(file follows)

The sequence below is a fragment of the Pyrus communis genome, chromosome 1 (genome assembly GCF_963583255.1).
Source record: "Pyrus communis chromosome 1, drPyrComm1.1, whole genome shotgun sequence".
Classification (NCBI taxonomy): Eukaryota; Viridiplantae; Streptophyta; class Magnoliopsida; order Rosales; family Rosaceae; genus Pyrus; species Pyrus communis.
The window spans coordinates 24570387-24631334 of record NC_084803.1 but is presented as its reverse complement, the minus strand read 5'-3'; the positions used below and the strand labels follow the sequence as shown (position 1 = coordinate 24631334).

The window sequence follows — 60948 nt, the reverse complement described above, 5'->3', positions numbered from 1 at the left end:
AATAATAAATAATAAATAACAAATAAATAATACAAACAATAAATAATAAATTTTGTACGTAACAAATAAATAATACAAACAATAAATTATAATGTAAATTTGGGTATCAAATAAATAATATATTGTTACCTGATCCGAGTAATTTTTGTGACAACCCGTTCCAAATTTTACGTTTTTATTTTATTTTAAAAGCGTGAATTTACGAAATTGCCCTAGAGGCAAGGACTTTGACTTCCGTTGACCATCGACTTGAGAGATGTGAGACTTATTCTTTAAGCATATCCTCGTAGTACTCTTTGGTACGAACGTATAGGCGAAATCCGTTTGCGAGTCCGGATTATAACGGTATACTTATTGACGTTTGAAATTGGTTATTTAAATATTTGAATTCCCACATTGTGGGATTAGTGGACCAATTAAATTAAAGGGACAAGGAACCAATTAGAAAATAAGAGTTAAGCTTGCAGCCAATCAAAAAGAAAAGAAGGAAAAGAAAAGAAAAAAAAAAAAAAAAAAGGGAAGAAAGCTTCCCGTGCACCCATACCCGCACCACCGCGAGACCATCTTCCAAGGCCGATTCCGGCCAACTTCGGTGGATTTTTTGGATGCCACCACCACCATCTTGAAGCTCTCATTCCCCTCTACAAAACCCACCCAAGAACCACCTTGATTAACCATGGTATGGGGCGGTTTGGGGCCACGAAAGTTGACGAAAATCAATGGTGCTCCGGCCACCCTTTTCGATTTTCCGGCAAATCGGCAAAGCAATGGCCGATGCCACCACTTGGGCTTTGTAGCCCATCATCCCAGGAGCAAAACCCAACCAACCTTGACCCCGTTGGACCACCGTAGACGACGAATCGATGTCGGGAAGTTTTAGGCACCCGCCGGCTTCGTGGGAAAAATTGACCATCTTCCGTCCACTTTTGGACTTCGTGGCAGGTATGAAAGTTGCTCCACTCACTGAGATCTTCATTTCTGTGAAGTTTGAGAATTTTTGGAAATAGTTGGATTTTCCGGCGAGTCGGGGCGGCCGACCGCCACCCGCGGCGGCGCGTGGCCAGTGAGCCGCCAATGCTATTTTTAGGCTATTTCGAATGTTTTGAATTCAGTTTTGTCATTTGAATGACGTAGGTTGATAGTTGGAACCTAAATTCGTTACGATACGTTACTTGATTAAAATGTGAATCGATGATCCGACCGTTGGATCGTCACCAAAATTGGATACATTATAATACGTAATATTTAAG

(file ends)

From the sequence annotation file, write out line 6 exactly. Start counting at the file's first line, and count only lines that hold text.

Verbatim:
AATAATAAATAATAAATAACAAATAAATAATACAAACAATAAATAATAAATTTTGTACGTAACAAATAAATAATACAAACAATAAATTATAATGTAAATTTGGGTATCAAATAAATAATATATTGTTACCTGATCCGAGTAATTTTTGTGACAACCCGTTCCAAATTTTACGTTTTTATTTTATTTTAAAAGCGTGAATTTACGAAATTGCCCTAGAGGCAAGGACTTTGACTTCCGTTGACCATCGACTTGAGAGATGTGAGACTTATTCTTTAAGCATATCCTCGTAGTACTCTTTGGTACGAACGTATAGGCGAAATCCGTTTGCGAGTCCGGATTATAACGGTATACTTATTGACGTTTGAAATTGGTTATTTAAATATTTGAATTCCCACATTGTGGGATTAGTGGACCAATTAAATTAAAGGGACAAGGAACCAATTAGAAAATAAGAGTTAAGCTTGCAGCCAATCAAAAAGAAAAGAAGGAAAAGAAAAGAAAAAAAAAAAAAAAAAAGGGAAGAAAGCTTCCCGTGCACCCATACCCGCACCACCGCGAGACCATCTTCCAAGGCCGATTCCGGCCAACTTCGGTGGATTTTTTGGATGCCACCACCACCATCTTGAAGCTCTCATTCCCCTCTACAAAACCCACCCAAGAACCACCTTGATTAACCATGGTATGGGGCGGTTTGGGGCCACGAAAGTTGACGAAAATCAATGGTGCTCCGGCCACCCTTTTCGATTTTCCGGCAAATCGGCAAAGCAATGGCCGATGCCACCACTTGGGCTTTGTAGCCCATCATCCCAGGAGCAAAACCCAACCAACCTTGACCCCGTTGGACCACCGTAGACGACGAATCGATGTCGGGAAGTTTTAGGCACCCGCCGGCTTCGTGGGAAAAATTGACCATCTTCCGTCCACTTTTGGACTTCGTGGCAGGTATGAAAGTTGCTCCACTCACTGAGATCTTCATTTCTGTGAAGTTTGAGAATTTTTGGAAATAGTTGGATTTTCCGGCGAGTCGGGGCGGCCGACCGCCACCCGCGGCGGCGCGTGGCCAGTGAGCCGCCAATGCTATTTTTAGGCTATTTCGAATGTTTTGAATTCAGTTTTGTCATTTGAATGACGTAGGTTGATAGTTGGAACCTAAATTCGTTACGATACGTTACTTGATTAAAATGTGAATCGATGATCCGACCGTTGGATCGTCACCAAAATTGGATACATTATAATACGTAATATTTAAG